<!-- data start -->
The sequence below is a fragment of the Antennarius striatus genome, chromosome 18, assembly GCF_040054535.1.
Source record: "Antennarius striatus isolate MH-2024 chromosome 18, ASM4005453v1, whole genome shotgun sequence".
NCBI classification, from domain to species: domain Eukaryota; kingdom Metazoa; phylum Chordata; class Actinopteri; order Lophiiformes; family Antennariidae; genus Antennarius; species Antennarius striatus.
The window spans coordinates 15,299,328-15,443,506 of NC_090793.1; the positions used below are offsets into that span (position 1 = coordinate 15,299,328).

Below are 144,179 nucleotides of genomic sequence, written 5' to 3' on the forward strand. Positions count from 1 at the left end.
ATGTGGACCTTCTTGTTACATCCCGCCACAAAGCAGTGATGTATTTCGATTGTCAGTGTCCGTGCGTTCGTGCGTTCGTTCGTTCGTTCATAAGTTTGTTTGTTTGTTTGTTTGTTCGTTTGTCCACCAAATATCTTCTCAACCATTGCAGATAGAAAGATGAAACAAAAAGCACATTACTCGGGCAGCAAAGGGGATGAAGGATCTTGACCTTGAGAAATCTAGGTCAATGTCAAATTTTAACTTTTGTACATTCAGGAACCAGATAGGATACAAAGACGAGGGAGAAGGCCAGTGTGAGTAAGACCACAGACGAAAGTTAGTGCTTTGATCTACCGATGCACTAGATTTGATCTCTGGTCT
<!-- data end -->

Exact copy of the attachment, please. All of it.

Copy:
The sequence below is a fragment of the Antennarius striatus genome, chromosome 18, assembly GCF_040054535.1.
Source record: "Antennarius striatus isolate MH-2024 chromosome 18, ASM4005453v1, whole genome shotgun sequence".
NCBI classification, from domain to species: domain Eukaryota; kingdom Metazoa; phylum Chordata; class Actinopteri; order Lophiiformes; family Antennariidae; genus Antennarius; species Antennarius striatus.
The window spans coordinates 15,299,328-15,443,506 of NC_090793.1; the positions used below are offsets into that span (position 1 = coordinate 15,299,328).

Below are 144,179 nucleotides of genomic sequence, written 5' to 3' on the forward strand. Positions count from 1 at the left end.
ATGTGGACCTTCTTGTTACATCCCGCCACAAAGCAGTGATGTATTTCGATTGTCAGTGTCCGTGCGTTCGTGCGTTCGTTCGTTCGTTCATAAGTTTGTTTGTTTGTTTGTTTGTTCGTTTGTCCACCAAATATCTTCTCAACCATTGCAGATAGAAAGATGAAACAAAAAGCACATTACTCGGGCAGCAAAGGGGATGAAGGATCTTGACCTTGAGAAATCTAGGTCAATGTCAAATTTTAACTTTTGTACATTCAGGAACCAGATAGGATACAAAGACGAGGGAGAAGGCCAGTGTGAGTAAGACCACAGACGAAAGTTAGTGCTTTGATCTACCGATGCACTAGATTTGATCTCTGGTCT